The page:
New York state claims the tribe owes $214 million in overdue fees from its casino business

Moody’s Investors Service has downgraded Seneca Gaming Corp. and $500 million of its senior unsecured debt amid the company’s dispute with New York state over $214 million the state claims it is owed in overdue fees from Seneca’s casino business.

Moody’s cut the rating to B1 from Ba2 and said in a note today it’s reviewing the possibility of further cuts. The casinos are the “sole source of debt repayment” for Seneca Gaming’s $500 million of notes due in 2012, Moody’s said.

The Seneca Nation Indian Tribe, which operates three casinos in western New York through Seneca Gaming, is withholding the payments because it says the state violated an exclusivity agreement by introducing slot machines at racetracks.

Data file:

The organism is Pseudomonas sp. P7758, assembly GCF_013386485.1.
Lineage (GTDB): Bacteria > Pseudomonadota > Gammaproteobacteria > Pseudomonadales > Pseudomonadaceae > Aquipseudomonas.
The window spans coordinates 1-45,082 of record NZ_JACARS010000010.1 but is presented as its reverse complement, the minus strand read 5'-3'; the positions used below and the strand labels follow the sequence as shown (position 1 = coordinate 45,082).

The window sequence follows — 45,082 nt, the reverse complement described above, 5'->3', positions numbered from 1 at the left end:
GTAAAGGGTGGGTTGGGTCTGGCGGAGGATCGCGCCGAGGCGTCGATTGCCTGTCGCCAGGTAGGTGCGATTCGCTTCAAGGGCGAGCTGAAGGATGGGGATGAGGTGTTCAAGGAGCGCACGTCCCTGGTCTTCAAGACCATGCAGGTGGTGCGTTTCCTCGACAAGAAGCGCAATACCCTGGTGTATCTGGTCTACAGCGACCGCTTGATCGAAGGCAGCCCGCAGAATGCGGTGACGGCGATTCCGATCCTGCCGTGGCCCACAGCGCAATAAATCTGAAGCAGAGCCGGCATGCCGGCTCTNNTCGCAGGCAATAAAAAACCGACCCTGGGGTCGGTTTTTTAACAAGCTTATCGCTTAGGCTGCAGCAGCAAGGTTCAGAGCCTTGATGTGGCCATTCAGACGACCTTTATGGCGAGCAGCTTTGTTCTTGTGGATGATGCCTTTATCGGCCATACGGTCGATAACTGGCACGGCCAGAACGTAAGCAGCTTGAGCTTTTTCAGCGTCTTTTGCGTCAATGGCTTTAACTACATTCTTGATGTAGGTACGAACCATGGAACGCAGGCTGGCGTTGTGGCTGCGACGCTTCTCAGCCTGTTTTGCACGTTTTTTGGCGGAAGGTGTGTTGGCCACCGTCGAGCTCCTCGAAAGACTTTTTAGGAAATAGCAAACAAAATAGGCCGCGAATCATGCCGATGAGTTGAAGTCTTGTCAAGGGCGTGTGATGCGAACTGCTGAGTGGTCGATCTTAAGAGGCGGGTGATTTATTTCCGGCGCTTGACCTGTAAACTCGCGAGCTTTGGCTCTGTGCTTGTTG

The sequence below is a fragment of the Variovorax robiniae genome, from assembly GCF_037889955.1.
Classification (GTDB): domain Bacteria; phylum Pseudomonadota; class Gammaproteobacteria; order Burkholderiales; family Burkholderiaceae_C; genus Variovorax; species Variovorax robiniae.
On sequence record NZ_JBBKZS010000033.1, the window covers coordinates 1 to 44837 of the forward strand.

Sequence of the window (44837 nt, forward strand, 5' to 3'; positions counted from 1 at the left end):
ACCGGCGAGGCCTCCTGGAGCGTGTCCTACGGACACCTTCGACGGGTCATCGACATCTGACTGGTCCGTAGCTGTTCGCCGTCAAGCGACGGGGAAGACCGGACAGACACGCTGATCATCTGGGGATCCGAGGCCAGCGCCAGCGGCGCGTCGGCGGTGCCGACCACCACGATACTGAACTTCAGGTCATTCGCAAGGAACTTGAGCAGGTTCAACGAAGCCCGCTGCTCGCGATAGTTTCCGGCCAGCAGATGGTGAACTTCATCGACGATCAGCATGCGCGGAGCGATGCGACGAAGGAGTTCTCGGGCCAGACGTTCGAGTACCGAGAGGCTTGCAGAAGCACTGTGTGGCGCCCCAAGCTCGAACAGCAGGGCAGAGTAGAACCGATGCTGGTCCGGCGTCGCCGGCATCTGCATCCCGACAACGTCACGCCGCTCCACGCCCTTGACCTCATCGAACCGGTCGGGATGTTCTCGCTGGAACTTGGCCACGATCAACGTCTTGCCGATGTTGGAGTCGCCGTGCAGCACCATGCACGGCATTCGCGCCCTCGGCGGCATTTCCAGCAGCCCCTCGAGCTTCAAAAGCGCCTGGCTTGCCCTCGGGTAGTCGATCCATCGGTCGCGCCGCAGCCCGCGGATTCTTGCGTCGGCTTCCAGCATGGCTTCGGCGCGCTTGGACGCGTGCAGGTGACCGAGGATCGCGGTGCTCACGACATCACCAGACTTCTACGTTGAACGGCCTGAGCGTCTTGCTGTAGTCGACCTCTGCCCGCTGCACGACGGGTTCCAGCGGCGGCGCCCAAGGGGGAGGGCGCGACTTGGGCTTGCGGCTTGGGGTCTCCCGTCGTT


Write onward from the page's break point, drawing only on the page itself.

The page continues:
Gov. David Paterson’s Office informed Seneca on October 6 that its failure to remit revenue-sharing payments for the past two years constitutes a breach of contract and that the state is entitled to terminate the 8-year-old compact between the tribe and the state governing the tribe’s casino activities. The tribe had 14 days to resolve the matter.

The disputed payments aren’t in a restricted account or being held by an independent third party so “there is no formal assurance that the Nation will have or make these funds available if it is determined that as part of any settlement, all or a portion of it has to be paid,” Moody’s analysts wrote.